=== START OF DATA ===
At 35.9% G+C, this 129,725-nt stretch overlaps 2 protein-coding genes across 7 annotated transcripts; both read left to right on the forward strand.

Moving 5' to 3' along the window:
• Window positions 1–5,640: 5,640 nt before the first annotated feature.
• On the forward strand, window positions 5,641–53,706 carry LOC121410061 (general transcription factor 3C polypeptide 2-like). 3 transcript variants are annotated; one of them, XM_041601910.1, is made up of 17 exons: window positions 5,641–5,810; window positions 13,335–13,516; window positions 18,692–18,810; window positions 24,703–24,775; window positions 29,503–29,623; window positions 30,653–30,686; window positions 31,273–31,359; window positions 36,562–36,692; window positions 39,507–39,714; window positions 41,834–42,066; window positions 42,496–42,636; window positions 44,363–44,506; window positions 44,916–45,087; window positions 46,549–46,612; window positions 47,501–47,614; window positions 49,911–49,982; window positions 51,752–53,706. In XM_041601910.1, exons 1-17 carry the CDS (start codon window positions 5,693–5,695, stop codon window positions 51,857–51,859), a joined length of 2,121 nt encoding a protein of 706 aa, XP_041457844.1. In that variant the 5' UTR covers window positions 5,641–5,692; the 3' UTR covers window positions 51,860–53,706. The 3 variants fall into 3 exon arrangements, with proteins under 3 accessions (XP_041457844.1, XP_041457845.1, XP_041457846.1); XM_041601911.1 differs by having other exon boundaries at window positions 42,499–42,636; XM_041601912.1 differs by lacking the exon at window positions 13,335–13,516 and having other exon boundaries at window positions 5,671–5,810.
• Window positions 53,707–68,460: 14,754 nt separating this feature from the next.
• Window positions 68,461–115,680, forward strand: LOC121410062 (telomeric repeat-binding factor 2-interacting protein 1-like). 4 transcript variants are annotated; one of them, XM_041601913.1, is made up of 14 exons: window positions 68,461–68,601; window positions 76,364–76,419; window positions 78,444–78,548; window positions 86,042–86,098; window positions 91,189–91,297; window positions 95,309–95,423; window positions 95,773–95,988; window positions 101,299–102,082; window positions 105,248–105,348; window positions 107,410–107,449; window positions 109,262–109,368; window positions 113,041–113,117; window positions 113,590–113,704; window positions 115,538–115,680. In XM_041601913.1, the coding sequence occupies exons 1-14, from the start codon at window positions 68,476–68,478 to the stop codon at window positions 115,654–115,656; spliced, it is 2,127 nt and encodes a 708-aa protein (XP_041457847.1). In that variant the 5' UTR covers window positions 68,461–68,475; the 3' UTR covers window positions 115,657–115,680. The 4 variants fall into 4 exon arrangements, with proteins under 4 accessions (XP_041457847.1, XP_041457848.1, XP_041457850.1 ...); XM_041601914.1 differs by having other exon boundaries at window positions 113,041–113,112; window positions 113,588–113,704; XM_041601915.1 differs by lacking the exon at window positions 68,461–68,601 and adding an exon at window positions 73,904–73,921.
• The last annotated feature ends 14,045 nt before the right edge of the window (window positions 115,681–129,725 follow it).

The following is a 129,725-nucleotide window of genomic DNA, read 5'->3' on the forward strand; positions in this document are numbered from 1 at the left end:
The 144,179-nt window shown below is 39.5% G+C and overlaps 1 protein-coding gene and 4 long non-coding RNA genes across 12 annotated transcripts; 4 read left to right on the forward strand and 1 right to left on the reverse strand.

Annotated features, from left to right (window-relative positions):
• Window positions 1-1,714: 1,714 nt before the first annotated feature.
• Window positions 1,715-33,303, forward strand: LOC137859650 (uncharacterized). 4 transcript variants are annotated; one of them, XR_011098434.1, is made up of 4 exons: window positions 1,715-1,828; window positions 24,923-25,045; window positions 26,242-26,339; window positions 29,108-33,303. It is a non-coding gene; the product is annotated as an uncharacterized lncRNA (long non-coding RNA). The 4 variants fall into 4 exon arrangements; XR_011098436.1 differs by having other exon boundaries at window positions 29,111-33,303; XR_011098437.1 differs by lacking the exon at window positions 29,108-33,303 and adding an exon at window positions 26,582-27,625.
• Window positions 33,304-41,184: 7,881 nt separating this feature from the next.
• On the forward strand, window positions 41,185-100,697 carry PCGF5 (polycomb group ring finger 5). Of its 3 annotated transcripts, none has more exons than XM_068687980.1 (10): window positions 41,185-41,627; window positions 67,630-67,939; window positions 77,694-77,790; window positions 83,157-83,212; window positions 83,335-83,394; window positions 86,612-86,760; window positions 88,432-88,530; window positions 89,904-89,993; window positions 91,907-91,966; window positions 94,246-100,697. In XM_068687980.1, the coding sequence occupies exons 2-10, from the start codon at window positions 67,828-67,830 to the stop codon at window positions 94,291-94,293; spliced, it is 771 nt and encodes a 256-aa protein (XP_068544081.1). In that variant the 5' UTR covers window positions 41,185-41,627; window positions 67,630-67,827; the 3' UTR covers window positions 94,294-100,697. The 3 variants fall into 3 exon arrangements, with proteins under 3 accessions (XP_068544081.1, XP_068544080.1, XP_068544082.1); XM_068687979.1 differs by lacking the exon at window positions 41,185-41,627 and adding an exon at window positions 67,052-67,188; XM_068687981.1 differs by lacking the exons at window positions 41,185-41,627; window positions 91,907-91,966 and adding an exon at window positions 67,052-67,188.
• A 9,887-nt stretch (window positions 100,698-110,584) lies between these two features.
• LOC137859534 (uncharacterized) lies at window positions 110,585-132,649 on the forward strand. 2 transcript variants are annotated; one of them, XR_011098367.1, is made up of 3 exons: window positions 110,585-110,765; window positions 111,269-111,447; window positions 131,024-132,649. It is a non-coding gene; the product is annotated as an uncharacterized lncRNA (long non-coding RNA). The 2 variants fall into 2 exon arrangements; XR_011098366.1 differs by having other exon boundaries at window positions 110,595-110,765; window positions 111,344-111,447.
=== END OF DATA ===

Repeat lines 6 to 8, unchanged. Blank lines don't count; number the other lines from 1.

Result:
• Window positions 68,461–115,680, forward strand: LOC121410062 (telomeric repeat-binding factor 2-interacting protein 1-like). 4 transcript variants are annotated; one of them, XM_041601913.1, is made up of 14 exons: window positions 68,461–68,601; window positions 76,364–76,419; window positions 78,444–78,548; window positions 86,042–86,098; window positions 91,189–91,297; window positions 95,309–95,423; window positions 95,773–95,988; window positions 101,299–102,082; window positions 105,248–105,348; window positions 107,410–107,449; window positions 109,262–109,368; window positions 113,041–113,117; window positions 113,590–113,704; window positions 115,538–115,680. In XM_041601913.1, the coding sequence occupies exons 1-14, from the start codon at window positions 68,476–68,478 to the stop codon at window positions 115,654–115,656; spliced, it is 2,127 nt and encodes a 708-aa protein (XP_041457847.1). In that variant the 5' UTR covers window positions 68,461–68,475; the 3' UTR covers window positions 115,657–115,680. The 4 variants fall into 4 exon arrangements, with proteins under 4 accessions (XP_041457847.1, XP_041457848.1, XP_041457850.1 ...); XM_041601914.1 differs by having other exon boundaries at window positions 113,041–113,112; window positions 113,588–113,704; XM_041601915.1 differs by lacking the exon at window positions 68,461–68,601 and adding an exon at window positions 73,904–73,921.
• The last annotated feature ends 14,045 nt before the right edge of the window (window positions 115,681–129,725 follow it).

The following is a 129,725-nucleotide window of genomic DNA, read 5'->3' on the forward strand; positions in this document are numbered from 1 at the left end: